Trends in gestational age at time of surgical abortion for fetal aneuploidy and structural abnormalities

Anne R. Davis, Sarah K. Horvath, Paula M. Castaño

Research output: Contribution to journalArticlepeer-review

4 Scopus citations

Abstract

Background Screening for fetal aneuploidy has evolved over the past 2 decades. Whether these advances impact gestational age at abortion has received little study. Objective We sought to describe trends in the gestational age at the time of abortion by fetal diagnosis over an 11-year study period. We hypothesized that gestational age at time of abortion would decrease for fetal aneuploidy but remain unchanged for structural abnormalities. Study Design We conducted a retrospective case series of all women undergoing surgical abortion for fetal aneuploidy or structural abnormalities up to 24 weeks’ gestation from 2004 through 2014 in a hospital operating room setting at a single, urban medical center. We excluded labor induction abortions (<1% of abortions at our medical center) and suction aspirations performed in the office practice. We performed suction aspiration up to 14 weeks and dilation and evacuation after that gestational age. We describe the median gestational age at abortion by fetal indication and year. Results For women undergoing abortion for fetal aneuploidy (n = 392), the median gestational age at time of abortion decreased from 19.0 weeks (interquartile range 18.0-21.0) in 2004 to 14.0 weeks (interquartile range 13.0-17.0) in 2014 (Kruskal-Wallis P < .0001). For women undergoing abortion for fetal structural abnormalities (n = 586), the median gestational age was ≥20 weeks for each year during the study interval (P = .1). As gestational age decreased in the fetal aneuploidy group, fewer women underwent dilation and evacuation and more became eligible for suction aspiration (<14 weeks). In 2004, >90% of women underwent dilation and evacuation for either indication. By 2014, 31% of women with fetal aneuploidy were eligible for suction aspiration compared to 11% of those with structural anomalies. Conclusion Gestational age at the time of abortion for fetal aneuploidy decreased substantially from 2004 through 2014; earlier abortion is safer for women. In contrast, women seeking abortion for fetal structural abnormalities did not experience a change in timing. Legislation restricting gestational age at the time of abortion could disproportionately affect women with fetal structural abnormalities.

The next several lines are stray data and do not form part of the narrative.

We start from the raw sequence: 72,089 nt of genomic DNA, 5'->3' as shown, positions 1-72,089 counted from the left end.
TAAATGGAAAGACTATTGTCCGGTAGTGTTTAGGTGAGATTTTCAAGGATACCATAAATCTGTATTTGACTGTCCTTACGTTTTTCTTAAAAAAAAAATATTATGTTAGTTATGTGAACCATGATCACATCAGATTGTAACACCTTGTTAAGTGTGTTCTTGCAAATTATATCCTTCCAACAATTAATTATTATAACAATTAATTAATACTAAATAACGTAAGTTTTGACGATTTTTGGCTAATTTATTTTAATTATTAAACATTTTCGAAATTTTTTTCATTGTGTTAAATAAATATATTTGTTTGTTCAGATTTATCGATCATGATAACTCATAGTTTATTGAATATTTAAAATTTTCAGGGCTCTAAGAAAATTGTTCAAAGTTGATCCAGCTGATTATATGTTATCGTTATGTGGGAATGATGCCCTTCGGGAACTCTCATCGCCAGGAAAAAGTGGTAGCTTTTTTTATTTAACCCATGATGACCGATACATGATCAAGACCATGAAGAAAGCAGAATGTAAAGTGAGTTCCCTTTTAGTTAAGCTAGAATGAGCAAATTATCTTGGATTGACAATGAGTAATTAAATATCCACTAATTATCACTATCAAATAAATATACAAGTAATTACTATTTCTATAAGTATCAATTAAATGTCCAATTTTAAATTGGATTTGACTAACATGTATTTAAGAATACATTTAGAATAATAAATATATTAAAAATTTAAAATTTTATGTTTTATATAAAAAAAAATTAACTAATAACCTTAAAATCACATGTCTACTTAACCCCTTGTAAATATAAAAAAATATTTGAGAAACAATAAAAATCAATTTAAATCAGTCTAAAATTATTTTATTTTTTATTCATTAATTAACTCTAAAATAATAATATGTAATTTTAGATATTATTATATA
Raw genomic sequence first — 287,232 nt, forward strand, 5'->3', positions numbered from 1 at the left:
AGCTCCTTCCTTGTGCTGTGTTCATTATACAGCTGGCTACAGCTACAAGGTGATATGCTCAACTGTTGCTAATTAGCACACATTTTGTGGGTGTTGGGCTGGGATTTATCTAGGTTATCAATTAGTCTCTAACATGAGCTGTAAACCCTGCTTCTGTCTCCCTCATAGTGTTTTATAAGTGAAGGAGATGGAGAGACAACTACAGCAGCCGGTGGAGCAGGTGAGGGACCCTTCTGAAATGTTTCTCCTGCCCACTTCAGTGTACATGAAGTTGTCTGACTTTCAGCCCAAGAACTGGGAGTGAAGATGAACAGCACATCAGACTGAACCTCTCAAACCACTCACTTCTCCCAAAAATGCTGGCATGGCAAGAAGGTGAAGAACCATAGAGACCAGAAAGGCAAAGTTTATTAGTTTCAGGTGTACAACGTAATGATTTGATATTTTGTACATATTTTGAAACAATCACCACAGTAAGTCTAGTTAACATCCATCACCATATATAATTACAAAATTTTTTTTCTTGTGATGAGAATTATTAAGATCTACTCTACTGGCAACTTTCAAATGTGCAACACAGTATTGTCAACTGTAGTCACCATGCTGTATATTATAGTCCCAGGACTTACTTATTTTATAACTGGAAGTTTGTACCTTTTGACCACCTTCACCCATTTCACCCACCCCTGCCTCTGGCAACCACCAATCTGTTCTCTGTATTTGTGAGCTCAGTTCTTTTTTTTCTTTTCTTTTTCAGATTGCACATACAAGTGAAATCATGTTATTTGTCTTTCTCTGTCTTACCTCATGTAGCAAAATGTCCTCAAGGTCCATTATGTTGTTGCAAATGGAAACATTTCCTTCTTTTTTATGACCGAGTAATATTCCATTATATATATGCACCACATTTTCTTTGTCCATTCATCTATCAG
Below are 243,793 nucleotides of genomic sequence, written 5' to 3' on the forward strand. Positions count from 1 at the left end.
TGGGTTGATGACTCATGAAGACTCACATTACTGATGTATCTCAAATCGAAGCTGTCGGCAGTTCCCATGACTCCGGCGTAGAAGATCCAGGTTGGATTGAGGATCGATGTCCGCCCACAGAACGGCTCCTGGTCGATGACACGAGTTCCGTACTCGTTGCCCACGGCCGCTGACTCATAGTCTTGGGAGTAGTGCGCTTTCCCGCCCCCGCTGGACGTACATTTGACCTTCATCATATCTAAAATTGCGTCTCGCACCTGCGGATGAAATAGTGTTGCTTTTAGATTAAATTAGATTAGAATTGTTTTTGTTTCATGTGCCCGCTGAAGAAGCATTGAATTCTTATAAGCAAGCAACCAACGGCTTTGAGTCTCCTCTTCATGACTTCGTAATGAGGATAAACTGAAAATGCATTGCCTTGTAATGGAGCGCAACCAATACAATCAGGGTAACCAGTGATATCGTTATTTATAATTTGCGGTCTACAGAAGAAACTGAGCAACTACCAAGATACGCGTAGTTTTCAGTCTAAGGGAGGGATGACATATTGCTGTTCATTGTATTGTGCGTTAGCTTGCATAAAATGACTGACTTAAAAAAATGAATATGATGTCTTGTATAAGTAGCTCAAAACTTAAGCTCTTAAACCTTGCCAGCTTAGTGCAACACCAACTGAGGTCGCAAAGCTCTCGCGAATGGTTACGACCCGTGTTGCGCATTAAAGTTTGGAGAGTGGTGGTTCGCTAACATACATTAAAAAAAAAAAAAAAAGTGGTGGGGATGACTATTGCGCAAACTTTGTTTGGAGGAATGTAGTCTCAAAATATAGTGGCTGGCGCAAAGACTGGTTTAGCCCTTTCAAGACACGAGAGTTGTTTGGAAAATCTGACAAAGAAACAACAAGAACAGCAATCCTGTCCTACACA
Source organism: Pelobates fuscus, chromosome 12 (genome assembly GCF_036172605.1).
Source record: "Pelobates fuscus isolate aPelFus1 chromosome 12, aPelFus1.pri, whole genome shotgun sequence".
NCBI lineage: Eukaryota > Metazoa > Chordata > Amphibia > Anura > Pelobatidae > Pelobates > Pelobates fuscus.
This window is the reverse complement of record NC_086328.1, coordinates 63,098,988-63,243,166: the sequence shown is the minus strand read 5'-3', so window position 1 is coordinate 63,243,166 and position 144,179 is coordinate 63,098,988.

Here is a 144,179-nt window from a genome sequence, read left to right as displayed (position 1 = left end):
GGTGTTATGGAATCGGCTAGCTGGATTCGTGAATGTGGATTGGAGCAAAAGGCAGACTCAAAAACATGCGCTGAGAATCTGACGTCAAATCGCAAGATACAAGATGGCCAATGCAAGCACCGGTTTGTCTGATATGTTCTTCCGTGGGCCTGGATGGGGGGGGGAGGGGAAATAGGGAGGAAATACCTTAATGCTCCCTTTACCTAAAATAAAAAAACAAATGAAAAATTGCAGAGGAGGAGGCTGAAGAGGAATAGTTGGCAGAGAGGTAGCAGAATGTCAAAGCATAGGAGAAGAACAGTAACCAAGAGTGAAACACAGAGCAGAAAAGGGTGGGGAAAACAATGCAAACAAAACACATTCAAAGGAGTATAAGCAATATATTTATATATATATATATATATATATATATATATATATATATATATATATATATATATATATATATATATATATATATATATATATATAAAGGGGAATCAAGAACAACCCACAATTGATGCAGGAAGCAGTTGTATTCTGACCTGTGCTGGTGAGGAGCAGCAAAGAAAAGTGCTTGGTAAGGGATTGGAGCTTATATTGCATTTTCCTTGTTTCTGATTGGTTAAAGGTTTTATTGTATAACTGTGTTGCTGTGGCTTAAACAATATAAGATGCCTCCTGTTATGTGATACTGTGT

Original languageEnglish (US)
Pages (from-to)278.e1-278.e5
JournalAmerican journal of obstetrics and gynecology
Volume216
Issue number3
DOIs
StatePublished - Mar 1 2017

All Science Journal Classification (ASJC) codes

  • Obstetrics and Gynecology

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